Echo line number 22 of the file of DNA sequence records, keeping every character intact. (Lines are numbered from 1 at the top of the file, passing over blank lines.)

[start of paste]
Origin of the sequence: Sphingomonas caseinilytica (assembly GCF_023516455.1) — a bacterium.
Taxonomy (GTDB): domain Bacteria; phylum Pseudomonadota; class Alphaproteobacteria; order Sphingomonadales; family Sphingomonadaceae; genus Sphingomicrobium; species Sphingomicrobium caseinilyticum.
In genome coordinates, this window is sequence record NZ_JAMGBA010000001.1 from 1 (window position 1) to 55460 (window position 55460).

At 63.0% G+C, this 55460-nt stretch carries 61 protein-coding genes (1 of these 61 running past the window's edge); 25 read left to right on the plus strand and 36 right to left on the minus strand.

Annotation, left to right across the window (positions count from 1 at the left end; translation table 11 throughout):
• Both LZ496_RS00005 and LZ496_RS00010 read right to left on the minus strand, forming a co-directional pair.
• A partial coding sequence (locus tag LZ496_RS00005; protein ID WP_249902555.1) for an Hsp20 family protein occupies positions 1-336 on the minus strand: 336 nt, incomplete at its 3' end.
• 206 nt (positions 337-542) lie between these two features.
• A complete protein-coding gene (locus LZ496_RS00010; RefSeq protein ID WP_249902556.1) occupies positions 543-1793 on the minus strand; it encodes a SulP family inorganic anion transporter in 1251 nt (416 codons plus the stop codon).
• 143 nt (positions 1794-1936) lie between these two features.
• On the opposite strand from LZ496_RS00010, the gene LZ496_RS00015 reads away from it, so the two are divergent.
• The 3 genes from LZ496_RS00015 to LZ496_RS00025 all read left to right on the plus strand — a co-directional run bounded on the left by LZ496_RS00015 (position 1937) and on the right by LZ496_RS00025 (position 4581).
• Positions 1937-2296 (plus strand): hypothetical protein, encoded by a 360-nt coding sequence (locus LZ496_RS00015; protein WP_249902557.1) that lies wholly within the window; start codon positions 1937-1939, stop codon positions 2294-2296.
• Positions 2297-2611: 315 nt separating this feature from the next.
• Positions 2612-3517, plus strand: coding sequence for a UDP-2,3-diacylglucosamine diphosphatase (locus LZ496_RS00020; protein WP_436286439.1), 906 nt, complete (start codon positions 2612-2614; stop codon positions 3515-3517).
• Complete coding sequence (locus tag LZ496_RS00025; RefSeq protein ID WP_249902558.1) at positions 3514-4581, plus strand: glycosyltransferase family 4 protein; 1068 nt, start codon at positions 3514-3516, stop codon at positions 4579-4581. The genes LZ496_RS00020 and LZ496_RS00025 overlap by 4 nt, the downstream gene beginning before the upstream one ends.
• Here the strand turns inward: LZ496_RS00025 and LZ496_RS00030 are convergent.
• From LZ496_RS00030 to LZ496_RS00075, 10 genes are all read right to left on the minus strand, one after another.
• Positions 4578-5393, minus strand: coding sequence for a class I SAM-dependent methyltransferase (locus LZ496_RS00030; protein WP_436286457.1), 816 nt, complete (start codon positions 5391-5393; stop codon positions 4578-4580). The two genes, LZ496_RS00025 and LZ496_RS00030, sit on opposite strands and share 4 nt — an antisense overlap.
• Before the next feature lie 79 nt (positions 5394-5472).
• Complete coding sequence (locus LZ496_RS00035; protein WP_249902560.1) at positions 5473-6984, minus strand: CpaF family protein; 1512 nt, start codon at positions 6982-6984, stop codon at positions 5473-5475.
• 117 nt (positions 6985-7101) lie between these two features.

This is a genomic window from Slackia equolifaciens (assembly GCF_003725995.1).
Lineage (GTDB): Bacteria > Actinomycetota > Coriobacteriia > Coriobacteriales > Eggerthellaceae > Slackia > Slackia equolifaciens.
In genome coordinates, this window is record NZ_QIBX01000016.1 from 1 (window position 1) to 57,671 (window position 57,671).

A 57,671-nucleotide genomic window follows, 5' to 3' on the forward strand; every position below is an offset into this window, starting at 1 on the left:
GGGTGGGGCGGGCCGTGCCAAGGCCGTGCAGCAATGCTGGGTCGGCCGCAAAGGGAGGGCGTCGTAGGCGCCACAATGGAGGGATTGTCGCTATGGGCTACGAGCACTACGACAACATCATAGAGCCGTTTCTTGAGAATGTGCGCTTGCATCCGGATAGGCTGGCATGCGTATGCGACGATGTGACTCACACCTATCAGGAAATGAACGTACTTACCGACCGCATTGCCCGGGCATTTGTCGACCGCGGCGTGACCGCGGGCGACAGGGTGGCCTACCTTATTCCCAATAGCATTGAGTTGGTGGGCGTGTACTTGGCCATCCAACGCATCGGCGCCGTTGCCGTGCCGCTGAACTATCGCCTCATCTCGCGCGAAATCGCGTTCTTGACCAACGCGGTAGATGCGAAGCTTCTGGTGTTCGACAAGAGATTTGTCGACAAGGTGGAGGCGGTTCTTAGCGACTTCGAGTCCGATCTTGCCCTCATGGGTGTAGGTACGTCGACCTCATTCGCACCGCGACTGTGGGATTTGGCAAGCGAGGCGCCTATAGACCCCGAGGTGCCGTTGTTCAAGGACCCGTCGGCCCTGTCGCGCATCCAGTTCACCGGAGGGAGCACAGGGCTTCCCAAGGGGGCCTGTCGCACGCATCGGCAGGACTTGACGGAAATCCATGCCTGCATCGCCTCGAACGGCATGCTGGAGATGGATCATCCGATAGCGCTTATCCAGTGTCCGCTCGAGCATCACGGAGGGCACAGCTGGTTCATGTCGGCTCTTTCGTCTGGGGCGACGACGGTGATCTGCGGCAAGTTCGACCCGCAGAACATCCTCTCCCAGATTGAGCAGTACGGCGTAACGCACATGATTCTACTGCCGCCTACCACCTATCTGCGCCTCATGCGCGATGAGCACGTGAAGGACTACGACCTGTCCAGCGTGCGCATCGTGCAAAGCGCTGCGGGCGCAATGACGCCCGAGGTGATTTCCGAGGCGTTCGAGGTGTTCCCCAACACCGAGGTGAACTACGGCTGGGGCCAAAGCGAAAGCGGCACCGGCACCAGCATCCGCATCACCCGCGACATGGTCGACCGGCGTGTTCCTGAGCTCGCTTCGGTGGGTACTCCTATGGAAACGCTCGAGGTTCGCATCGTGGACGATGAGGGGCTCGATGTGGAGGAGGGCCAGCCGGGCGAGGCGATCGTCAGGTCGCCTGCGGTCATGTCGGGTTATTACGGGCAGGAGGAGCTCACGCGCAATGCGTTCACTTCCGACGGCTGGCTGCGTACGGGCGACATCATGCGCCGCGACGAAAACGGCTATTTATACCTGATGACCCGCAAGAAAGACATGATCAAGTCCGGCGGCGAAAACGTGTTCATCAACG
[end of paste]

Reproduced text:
• 117 nt (positions 6985-7101) lie between these two features.